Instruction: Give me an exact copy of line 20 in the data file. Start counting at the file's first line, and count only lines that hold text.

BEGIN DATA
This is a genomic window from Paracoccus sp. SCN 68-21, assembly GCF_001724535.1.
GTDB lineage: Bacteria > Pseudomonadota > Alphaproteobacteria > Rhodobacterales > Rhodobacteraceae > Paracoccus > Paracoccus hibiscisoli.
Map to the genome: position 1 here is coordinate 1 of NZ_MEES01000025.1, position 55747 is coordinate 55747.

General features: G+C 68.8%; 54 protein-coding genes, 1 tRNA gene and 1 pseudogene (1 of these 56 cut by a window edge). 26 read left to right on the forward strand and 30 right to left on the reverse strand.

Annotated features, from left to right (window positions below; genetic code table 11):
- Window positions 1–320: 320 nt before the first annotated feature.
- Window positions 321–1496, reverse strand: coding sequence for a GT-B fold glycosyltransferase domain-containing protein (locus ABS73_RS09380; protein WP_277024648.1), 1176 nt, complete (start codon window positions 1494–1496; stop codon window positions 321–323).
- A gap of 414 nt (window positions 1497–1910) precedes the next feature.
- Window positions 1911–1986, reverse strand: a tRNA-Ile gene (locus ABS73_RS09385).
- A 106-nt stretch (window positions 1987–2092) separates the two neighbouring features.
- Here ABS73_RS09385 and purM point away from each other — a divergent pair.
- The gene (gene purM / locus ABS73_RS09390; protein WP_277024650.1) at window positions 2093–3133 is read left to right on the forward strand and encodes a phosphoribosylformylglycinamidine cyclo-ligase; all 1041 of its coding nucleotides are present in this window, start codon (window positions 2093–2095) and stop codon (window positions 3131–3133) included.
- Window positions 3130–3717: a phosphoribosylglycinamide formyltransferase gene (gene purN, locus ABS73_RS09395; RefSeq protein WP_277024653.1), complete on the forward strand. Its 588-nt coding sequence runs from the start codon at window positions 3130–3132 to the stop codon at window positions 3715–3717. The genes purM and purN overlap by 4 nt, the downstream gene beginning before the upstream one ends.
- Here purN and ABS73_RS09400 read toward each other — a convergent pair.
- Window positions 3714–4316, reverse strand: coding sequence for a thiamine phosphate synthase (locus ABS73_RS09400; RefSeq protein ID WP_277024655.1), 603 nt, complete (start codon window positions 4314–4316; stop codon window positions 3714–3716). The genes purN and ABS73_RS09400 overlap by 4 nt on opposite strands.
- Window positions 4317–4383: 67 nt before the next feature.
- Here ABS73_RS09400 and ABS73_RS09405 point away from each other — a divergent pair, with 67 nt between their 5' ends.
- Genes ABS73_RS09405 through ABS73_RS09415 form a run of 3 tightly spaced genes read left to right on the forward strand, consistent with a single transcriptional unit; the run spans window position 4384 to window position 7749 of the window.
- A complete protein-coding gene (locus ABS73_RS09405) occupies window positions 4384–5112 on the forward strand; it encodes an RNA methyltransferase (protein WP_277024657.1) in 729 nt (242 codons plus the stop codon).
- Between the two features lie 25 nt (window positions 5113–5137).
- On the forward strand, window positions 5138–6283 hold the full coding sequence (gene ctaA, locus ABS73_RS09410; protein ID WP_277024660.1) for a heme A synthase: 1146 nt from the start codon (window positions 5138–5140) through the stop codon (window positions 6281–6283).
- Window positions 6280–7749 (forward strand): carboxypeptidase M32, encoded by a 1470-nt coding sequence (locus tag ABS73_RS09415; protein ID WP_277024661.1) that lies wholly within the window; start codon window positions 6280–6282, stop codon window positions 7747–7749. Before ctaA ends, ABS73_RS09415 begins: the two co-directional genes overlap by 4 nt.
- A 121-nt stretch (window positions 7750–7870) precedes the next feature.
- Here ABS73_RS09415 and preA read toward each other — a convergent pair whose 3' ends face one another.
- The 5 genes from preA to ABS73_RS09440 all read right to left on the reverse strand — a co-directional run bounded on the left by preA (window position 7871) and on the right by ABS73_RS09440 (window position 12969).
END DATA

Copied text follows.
- Between the two features lie 25 nt (window positions 5113–5137).